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Sunset Blvd. (1950)

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A screenwriter is hired to rework a faded silent film star's script, only to find himself developing a dangerous relationship.

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Top Rated Movies #55 | Won 3 Oscars. Another 15 wins & 18 nominations. See more awards »

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Cast

Cast overview, first billed only:
... Joe Gillis
... Norma Desmond
... Max Von Mayerling
... Betty Schaefer
... Sheldrake
... Morino
... Artie Green
... Undertaker
... 1st Finance Man (as Larry Blake)
Charles Dayton ... 2nd Finance Man
... Cecil B. DeMille
... Hedda Hopper
... Buster Keaton
... Anna Q. Nilsson
... H. B. Warner
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Storyline

In Hollywood of the 50's, the obscure screenplay writer Joe Gillis is not able to sell his work to the studios, is full of debts and is thinking in returning to his hometown to work in an office. While trying to escape from his creditors, he has a flat tire and parks his car in a decadent mansion in Sunset Boulevard. He meets the owner and former silent-movie star Norma Desmond, who lives alone with her butler and driver Max Von Mayerling. Norma is demented and believes she will return to the cinema industry, and is protected and isolated from the world by Max, who was her director and husband in the past and still loves her. Norma proposes Joe to move to the mansion and help her in writing a screenplay for her comeback to the cinema, and the small-time writer becomes her lover and gigolo. When Joe falls in love for the young aspirant writer Betty Schaefer, Norma becomes jealous and completely insane and her madness leads to a tragic end. Written by Claudio Carvalho, Rio de Janeiro, Brazil

Plot Summary | Plot Synopsis

Taglines:

This is it .. the most compelling dramatic story ever unfolded on the screen .. a tale of heartache and tragedy ..love and ambition .. told against the fabulous background of Hollywood. See more »

Genres:

Drama | Film-Noir

Certificate:

Not Rated | See all certifications »

Parents Guide:

 »
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Details

Country:

Language:

Release Date:

29 September 1950 (Australia)  »

Also Known As:

A Can of Beans  »

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Box Office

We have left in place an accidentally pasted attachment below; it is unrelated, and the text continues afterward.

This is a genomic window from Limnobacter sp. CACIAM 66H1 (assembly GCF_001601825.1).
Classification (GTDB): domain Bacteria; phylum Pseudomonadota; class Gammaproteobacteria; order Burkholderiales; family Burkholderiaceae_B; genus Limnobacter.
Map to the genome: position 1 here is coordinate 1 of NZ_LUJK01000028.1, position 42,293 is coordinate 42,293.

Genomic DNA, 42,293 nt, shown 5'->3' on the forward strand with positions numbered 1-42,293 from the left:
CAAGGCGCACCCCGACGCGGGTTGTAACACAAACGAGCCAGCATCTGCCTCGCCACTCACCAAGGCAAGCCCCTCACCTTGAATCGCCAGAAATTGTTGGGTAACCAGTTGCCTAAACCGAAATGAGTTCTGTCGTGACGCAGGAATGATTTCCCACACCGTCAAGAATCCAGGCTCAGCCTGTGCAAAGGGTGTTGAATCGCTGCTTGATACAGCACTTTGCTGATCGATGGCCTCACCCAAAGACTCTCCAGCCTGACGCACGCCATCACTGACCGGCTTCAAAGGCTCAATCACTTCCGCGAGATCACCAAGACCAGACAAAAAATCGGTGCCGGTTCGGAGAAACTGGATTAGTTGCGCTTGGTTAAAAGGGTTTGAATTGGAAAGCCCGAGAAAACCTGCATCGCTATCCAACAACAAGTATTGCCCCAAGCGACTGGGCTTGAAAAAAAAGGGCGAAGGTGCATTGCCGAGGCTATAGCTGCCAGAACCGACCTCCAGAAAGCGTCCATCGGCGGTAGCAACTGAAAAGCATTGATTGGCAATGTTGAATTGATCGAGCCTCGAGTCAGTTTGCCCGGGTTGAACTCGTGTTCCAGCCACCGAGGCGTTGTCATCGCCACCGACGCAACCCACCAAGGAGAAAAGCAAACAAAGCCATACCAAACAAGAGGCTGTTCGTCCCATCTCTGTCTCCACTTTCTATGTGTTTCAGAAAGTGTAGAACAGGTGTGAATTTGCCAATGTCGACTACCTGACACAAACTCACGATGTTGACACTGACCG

Budget:

$1,752,000 (estimated)

Gross USA:

$5,123,000, 31 December 1950

Cumulative Worldwide Gross:

$5,303,175
See more on IMDbPro »

Company Credits

Production Co:

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Technical Specs

Runtime:

| (cut)

Sound Mix:

(Western Electric Recording)

Aspect Ratio:

1.37 : 1
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Did You Know?

Trivia

Both Mary Astor and Miriam Hopkins starred in TV versions of the film in 1955 and 1956, respectively. And Carol Burnett spoofed the film several times on her TV variety show. See more »

Goofs

Norma tells Joe that she's bought a "revolver," but the gun is not a revolver. See more »

Quotes

[first lines]
Joe Gillis: Yes, this is Sunset Blvd., Los Angeles, California. It's about 5 o'clock in the morning. That's the homicide squad, complete with detectives and newspaper men.
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Crazy Credits

The Paramount logo appears as a transparency over the opening shot. The words "Sunset Blvd." are shown stenciled on the curb of that street. See more »

Connections

Referenced in Waiting for Guffman (1996) See more »

Soundtracks

La Cumparsita
(1916) (uncredited)
Music by Gerardo Matos Rodríguez
Tango played by the band on New Year's Eve and danced by William Holden with Gloria Swanson
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Frequently Asked Questions

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User Reviews

Reel Life Gothic
16 September 2001 | by See all my reviews

Every time I go to L.A., which isn't too often, I look at these palm-bemused, once smart stucco facades, and wonder if a Norma Desmond from a later era might be hiding from the world inside them, buttressed by cable TV (AMC or TCM, no doubt), a poodle named FiFi or Sir Francis, walk-in closets full of leopard-print Capri pants that haven't fit in decades, and a world class liquor cabinet that has seen heads of state under the table on a good night. It is because of Sunset Blvd., for certain, that my mind could ever go there. It is one of the most indelible films you will ever see.

This film is great for many reasons, not the least of which is because it is Hollywood's first look back at itself. In the milieu of this film, the silent era is only 22 years behind us. The people left behind by the rush to sound can still palpably TASTE the fame, the accolade, that particular past being not so very dim and distant. The sadness of their lives was real, and at that point in history, all around, if hidden. Way more has been made of the supposed "savagery" of this film vis a vis the faded star than I think exists now, or ever did. The often cynical Wilder is deeply in touch with the tragic here, as much as the grotesque.


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